Having started her university studies in fine art before changing to drama, Jemma Kahn’s style of storytelling is visually unusual and her use of the Japanese art of Kamishibai makes it distinct and instantly recognisable. Kamishibai, which is a form of ‘paper drama’ storytelling that originated in Japanese Buddhist temples in the 12th century, where monks used emakimono (picture scrolls) to convey stories with moral lessons. ‘When I saw it in Japan I realised I was watching something my country had never seen before,’ she says. ‘That is an extremely powerful thing and I wanted to do it as quickly as possible before someone else did. It was such a mesmerising medium. I thought I had to be the box lady. I don’t undervalue the importance of that uniqueness.’
Kahn is best known for her kamishibai trilogy, which consists of The Epicene Butcher and Other Stories for Consenting Adults, We Didn’t Come to Hell for the Croissants and In Bocca Al Lupo. The productions combine her love for illustration and design with her passion for theatre, with hand-drawn storyboards displayed in a frame being central to this kind of storytelling – serving as a prop, set and backdrop. She combines hyper-realistic sketches with the abstract. Quirky anime-style cartoons meet satirical caricatures.
A wonderful affirmation that the thing I want to do – other people also want me to do it
These works, which are often created with her ‘fantasy football team of collaborators’, have become world-wide cult hits, with The Epicene Butcher being performed over 400 times, with numerous critics (and even Annie Lennox) calling Kahn ‘brilliant’ and her work ‘unique and mindblowing’, ‘raunchy and subversive’.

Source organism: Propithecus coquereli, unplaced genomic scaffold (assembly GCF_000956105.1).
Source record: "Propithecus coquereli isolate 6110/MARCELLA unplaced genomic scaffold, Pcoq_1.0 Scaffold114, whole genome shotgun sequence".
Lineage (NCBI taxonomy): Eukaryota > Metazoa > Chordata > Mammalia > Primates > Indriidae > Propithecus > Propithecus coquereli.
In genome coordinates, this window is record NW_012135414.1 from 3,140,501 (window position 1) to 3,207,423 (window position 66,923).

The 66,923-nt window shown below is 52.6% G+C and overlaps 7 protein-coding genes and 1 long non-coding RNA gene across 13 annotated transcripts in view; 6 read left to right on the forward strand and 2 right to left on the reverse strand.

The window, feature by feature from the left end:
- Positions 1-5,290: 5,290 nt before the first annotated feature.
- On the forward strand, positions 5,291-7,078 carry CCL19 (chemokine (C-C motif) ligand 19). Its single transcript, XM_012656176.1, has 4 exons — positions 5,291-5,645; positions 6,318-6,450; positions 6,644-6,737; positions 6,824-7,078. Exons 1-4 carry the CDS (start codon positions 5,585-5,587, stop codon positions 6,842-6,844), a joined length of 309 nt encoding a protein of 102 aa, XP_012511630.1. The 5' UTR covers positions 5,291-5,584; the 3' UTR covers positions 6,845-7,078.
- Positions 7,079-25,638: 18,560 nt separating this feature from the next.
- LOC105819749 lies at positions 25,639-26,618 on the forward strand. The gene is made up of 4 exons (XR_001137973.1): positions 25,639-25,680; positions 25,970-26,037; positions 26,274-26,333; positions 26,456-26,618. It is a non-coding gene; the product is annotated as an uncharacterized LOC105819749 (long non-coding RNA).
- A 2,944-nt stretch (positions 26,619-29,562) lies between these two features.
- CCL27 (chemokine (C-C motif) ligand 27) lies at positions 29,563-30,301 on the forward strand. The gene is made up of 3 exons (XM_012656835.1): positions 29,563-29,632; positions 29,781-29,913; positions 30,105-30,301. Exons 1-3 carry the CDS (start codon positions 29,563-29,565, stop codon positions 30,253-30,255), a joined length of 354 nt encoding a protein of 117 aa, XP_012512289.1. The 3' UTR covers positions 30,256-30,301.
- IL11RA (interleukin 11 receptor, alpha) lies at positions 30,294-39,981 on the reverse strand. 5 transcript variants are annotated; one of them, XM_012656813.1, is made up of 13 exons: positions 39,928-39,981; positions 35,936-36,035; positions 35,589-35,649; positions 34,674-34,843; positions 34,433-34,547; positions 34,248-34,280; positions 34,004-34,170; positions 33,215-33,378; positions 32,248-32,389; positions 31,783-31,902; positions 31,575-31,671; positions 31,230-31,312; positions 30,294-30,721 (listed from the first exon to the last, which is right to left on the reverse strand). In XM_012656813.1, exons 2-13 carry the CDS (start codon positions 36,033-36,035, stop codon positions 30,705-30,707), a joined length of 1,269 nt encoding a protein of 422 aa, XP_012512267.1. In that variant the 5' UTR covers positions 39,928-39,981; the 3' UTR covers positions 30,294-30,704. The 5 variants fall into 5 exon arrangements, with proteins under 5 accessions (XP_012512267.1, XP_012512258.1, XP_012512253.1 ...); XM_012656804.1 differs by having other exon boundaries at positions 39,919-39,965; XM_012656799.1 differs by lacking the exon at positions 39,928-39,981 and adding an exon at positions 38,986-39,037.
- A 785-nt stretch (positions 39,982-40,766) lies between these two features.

For Kahn, the Standard Bank Young Artist Award is ‘a wonderful affirmation that the thing I want to do – other people also want me to do it. I think every artist has periods of their life where they wonder if it’s the right thing that they’re doing.’ Will this award change the way she makes theatre? ‘That’s the tough thing, because working primarily in fringe theatre, the biggest obstacle you face is money and funding and so with the scale of the award you obviously start thinking a lot bigger. For me, it was quite an important step to remember the kind of work that I make – and its sort of quirkiness. The biggest change is that I will be able to pay collaborators well. That’s very valuable to me.’
Though she isn’t ready (or able) to let too much out of the bag just yet, Kahn is currently working on her next piece, which is sure to deliver that unique quirkiness we have come to expect from her.
Meet all of the #SBYA2018 award winners:
[button color=”” size=”” type=”round” target=”” link=”https://creativefeel.co.za/2017/12/the-future-is-too-bright/”]Chuma Sopotela (Performance Art) The future is too bright![/button]
[button color=”” size=”” type=”round” target=”” link=”https://creativefeel.co.za/2017/12/a-national-treasure/”]Guy Buttery (Music) A national treasure[/button]
[button color=”” size=”” type=”round” target=”” link=”https://creativefeel.co.za/2017/12/achieving-the-unachievable/”]Igshaan Adams (Visual Art) Achieving the unachievable[/button]
[button color=”#f88123″ size=”” type=”round” target=”” link=”https://creativefeel.co.za/2017/12/the-box-lady/”]Jemma Kahn (Theatre) ’The box lady’[/button]
[button color=”” size=”” type=”round” target=”” link=”https://creativefeel.co.za/2017/12/a-social-agent-of-change/”]Musa Hlatshwayo (Dance) A social agent of change[/button]
[button color=”” size=”” type=”round” target=”” link=”https://creativefeel.co.za/2017/12/a-different-level-of-operating/”]Thandi Ntuli (Jazz) A different level of operating[/button]